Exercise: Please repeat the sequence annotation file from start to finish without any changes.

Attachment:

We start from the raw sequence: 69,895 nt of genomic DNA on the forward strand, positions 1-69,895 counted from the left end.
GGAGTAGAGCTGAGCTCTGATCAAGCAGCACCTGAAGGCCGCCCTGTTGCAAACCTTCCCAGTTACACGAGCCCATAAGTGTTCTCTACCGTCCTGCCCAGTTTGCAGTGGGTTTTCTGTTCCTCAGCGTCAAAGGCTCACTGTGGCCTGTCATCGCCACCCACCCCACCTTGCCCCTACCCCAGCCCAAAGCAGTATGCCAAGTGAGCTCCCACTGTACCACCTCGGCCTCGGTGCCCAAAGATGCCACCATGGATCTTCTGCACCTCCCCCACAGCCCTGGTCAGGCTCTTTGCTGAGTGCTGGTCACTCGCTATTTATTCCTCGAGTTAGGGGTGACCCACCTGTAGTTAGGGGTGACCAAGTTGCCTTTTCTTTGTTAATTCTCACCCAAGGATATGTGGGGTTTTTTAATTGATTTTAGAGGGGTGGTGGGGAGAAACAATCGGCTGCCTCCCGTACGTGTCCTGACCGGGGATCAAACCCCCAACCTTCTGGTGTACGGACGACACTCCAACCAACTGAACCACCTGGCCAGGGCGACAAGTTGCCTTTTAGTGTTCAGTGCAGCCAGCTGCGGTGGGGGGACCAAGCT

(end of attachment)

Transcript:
We start from the raw sequence: 69,895 nt of genomic DNA on the forward strand, positions 1-69,895 counted from the left end.
GGAGTAGAGCTGAGCTCTGATCAAGCAGCACCTGAAGGCCGCCCTGTTGCAAACCTTCCCAGTTACACGAGCCCATAAGTGTTCTCTACCGTCCTGCCCAGTTTGCAGTGGGTTTTCTGTTCCTCAGCGTCAAAGGCTCACTGTGGCCTGTCATCGCCACCCACCCCACCTTGCCCCTACCCCAGCCCAAAGCAGTATGCCAAGTGAGCTCCCACTGTACCACCTCGGCCTCGGTGCCCAAAGATGCCACCATGGATCTTCTGCACCTCCCCCACAGCCCTGGTCAGGCTCTTTGCTGAGTGCTGGTCACTCGCTATTTATTCCTCGAGTTAGGGGTGACCCACCTGTAGTTAGGGGTGACCAAGTTGCCTTTTCTTTGTTAATTCTCACCCAAGGATATGTGGGGTTTTTTAATTGATTTTAGAGGGGTGGTGGGGAGAAACAATCGGCTGCCTCCCGTACGTGTCCTGACCGGGGATCAAACCCCCAACCTTCTGGTGTACGGACGACACTCCAACCAACTGAACCACCTGGCCAGGGCGACAAGTTGCCTTTTAGTGTTCAGTGCAGCCAGCTGCGGTGGGGGGACCAAGCT